Note that this question is different than, but related to, "How do I suspend my computer?" It is also different than, but related to, questions about the "session management" capability in popular Linux desktop platforms.

Here's the scenario: It takes me 10 minutes to get my programming environment all set up the way I want it. I write a bunch of code. I go to sleep. The next morning I have to do something other than write code. Maybe it's compose a presentation. My coding tools are hogging a bunch of system resources, but I don't want to terminate them because they're a pain to set up again. Is there a way to take an application or group of applications and suspend them to disk in a kind of "live session" that I can then "unfreeze" later?

Note that this is a general problem; replace "programming environment" with "running a giant simulation" (or whatever) in the previous paragraph. It seems like this sort of thing should exist but maybe I just don't know what it's called. That, or there are some very good technical reasons for why it doesn't exist. I'm interested to hear about either.

Respondents should focus primarily on Linux desktop platforms. Though if, for example, this capability exists on Windows and not on Linux as a result of fundamental differences between them, I'd be interested to hear about it.


PS - Sorry for the namespace collisions in the problem description. Are there better terms than "suspend" and "session?"

  • 2
    While not an answer to the question you asked, it might be worth researching if your programming environment can be better customized to start in the form you prefer, either via config files or even by modifications of the source code. You might also be able to do some sort of 'replay' of window manipulation events using xtest... – Chris Stratton Jan 26 '11 at 17:03
  • @Chris: please post that as an answer. I want to vote it up. Also, you might want to point out that window managers often have settings to remember window positions and workspaces -- no need for xtest. (The precise way to do this will vary depending on the window manager.) – Ken Bloom Jan 26 '11 at 18:22
  • 1
    As @Chris pointed out, this question isn't about my programming environment. I could just as easily be running a massive simulation, which I also do on a regular basis. The problem is the same: How do I put the thing on ice and free up system resources without terminating it? – BrianTheLion Jan 28 '11 at 15:48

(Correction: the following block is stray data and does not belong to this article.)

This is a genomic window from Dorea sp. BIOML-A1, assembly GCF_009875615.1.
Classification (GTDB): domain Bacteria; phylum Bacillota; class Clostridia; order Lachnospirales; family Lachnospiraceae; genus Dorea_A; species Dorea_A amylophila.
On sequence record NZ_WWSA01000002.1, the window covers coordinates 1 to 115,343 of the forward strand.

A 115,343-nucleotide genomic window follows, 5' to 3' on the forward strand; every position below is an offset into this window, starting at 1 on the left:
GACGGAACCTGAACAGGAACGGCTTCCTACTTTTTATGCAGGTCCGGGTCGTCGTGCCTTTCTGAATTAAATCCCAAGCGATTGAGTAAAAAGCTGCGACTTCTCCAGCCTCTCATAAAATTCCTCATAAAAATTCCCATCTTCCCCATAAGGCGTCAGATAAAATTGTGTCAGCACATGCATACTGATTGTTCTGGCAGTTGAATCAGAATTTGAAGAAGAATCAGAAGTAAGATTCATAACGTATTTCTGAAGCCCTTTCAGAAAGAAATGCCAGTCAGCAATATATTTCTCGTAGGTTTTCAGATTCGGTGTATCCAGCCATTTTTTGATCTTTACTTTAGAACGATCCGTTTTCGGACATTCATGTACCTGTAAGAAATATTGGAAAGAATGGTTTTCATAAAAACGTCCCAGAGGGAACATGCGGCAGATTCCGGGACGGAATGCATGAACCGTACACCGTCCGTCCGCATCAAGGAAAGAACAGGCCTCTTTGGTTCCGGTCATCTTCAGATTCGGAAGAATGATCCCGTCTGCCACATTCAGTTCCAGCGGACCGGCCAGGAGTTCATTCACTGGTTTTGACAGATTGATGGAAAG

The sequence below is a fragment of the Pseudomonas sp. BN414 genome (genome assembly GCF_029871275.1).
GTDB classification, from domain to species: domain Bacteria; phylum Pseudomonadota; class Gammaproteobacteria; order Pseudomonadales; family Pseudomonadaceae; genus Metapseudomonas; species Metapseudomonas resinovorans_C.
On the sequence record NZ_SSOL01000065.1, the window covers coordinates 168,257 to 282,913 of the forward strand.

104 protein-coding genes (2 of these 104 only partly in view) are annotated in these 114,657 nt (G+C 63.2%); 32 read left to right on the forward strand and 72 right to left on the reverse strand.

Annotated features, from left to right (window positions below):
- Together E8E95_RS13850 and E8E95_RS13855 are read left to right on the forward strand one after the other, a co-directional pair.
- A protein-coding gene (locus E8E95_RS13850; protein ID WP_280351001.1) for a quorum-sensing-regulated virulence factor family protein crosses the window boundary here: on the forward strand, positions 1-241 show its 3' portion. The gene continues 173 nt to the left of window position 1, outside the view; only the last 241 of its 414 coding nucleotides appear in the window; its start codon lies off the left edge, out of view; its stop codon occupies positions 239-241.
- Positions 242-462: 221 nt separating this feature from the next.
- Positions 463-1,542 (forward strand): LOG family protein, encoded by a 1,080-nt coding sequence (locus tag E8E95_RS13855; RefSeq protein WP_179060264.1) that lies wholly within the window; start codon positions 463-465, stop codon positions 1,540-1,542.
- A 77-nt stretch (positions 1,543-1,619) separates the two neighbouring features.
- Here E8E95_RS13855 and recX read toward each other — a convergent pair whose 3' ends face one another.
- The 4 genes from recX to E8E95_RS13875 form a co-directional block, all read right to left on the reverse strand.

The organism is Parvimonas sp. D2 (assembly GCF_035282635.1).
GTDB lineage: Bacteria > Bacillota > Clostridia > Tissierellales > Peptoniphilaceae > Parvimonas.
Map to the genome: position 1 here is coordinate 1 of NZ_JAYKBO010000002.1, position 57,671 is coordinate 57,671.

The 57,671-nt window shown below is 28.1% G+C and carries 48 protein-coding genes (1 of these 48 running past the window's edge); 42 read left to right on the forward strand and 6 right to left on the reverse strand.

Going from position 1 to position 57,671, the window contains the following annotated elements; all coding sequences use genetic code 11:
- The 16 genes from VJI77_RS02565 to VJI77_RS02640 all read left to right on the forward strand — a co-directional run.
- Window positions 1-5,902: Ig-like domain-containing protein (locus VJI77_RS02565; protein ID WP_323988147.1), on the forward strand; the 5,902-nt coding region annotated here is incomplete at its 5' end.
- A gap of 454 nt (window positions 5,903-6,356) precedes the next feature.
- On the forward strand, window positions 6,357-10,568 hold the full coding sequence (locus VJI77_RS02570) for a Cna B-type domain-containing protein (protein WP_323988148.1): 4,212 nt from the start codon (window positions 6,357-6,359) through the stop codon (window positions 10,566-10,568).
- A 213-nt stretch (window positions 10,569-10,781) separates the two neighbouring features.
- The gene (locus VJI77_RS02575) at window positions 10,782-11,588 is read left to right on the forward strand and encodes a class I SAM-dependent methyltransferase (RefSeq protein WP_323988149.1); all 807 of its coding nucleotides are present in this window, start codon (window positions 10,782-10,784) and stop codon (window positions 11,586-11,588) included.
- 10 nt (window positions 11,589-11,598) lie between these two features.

Take a look at http://cryopid.berlios.de/ It can save running programs to disk, and restore them later. I haven't tried it myself, though.

  • This is the kind of thing I was looking for! Thanks. – BrianTheLion Jan 28 '11 at 15:34

Maybe you set up your perfect development environment with VirtualBox. This way you can freeze your current state reliably. You're in the same network environment and can access shared folders on the same machines.

The only other half-way-solution would be something like the preload-package/daemon. But some kind of virtualization seems the better approach for you.


I don't know a way to suspend an application to disk, like hibernation (although it is probably possible), but if you have a swap file sending your application a SIGSTOP signal will probably do just what you need.

  • 1
    Granted, SIGSTOP cannot be ignored but I see two potential problems with using it: 1) Is there a guarantee that the kernel will free up the memory that the process is using? I doubt it. 2) Is there a guarantee that the kernel will STOP all child processes as well? I doubt that too. Those guarantees would have to be implemented as handlers on an app-by-app basis, hence it's not a general solution. – BrianTheLion Jan 28 '11 at 15:43

Is it not possible to set up a script to configure your tools for you when you start them up, instead of having to spend 10 minutes doing so every time?

Failing that, you could try using "kill -STOP" and "kill -CONT", which should stop and continue the process respectively. See here

  • See my response to @fuzzyTew. – BrianTheLion Jan 28 '11 at 15:44

You can use DMTCP to snapshot/restore a bundle of X server (for example, Xvfb) and your application.

But it's not right tool for "save up resources/speed up loading" job.

Your Answer

By clicking “Post Your Answer”, you agree to our terms of service, privacy policy and cookie policy

Not the answer you're looking for? Browse other questions tagged or ask your own question.